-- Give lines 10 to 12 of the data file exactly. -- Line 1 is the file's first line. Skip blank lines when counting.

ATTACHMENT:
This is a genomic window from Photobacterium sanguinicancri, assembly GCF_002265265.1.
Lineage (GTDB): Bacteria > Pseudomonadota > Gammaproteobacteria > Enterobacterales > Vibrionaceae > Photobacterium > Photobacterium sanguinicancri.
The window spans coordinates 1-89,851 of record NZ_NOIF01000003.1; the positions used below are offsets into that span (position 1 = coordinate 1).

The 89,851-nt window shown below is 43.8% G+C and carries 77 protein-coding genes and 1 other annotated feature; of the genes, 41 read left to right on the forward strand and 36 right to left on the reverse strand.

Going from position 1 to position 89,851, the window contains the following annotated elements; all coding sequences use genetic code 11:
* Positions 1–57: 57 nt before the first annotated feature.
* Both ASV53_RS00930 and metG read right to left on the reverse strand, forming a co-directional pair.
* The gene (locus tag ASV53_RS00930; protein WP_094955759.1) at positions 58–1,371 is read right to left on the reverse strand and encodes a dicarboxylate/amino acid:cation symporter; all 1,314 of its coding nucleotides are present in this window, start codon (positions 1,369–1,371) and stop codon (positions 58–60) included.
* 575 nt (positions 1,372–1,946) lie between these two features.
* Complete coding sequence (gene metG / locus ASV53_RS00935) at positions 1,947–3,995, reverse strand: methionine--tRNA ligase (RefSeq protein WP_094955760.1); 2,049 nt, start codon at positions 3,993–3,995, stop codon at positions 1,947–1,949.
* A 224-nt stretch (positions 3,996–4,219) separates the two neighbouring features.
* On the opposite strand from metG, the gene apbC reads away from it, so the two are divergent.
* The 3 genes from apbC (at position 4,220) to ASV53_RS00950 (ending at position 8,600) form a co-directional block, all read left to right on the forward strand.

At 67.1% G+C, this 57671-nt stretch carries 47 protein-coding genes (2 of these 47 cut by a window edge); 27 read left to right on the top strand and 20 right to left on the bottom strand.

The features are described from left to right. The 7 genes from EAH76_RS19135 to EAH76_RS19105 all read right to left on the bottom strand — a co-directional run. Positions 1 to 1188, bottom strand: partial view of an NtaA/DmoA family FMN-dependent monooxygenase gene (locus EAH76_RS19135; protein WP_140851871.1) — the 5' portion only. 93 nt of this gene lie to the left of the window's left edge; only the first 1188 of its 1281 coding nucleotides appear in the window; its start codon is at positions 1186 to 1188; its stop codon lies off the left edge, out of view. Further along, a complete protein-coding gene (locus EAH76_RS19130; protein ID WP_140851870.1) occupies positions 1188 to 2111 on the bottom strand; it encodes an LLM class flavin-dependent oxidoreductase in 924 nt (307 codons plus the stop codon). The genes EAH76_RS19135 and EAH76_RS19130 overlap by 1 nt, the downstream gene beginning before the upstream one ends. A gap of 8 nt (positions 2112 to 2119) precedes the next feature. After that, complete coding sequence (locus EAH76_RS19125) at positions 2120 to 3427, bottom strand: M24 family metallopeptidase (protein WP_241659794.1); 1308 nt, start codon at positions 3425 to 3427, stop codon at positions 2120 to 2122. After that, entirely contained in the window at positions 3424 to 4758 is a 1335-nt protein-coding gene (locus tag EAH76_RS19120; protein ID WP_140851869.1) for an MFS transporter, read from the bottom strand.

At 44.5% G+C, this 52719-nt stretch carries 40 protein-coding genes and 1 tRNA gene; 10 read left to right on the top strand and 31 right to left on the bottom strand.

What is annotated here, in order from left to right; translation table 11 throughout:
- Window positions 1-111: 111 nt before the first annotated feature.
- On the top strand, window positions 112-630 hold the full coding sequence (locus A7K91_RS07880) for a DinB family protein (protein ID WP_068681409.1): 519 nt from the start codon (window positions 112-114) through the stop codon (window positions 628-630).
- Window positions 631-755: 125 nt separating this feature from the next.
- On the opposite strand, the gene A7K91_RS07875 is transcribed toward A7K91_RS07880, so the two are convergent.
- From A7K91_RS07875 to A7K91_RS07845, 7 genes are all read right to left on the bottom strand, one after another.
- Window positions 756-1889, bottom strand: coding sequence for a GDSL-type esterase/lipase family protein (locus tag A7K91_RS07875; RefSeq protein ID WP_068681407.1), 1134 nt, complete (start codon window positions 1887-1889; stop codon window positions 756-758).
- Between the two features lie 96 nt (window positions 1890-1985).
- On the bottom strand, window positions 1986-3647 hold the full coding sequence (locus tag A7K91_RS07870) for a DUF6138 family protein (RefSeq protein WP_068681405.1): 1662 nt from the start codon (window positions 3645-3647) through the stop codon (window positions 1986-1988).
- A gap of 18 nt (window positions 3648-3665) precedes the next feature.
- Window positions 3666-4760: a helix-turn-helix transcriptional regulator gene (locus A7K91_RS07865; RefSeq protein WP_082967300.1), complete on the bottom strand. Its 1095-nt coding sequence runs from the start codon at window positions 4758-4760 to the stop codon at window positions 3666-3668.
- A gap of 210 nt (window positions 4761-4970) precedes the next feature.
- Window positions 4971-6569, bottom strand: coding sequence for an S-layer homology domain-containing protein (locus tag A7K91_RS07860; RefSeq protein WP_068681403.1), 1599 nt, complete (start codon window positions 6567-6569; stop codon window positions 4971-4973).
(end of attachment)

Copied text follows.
* Complete coding sequence (gene metG / locus ASV53_RS00935) at positions 1,947–3,995, reverse strand: methionine--tRNA ligase (RefSeq protein WP_094955760.1); 2,049 nt, start codon at positions 3,993–3,995, stop codon at positions 1,947–1,949.
* A 224-nt stretch (positions 3,996–4,219) separates the two neighbouring features.
* On the opposite strand from metG, the gene apbC reads away from it, so the two are divergent.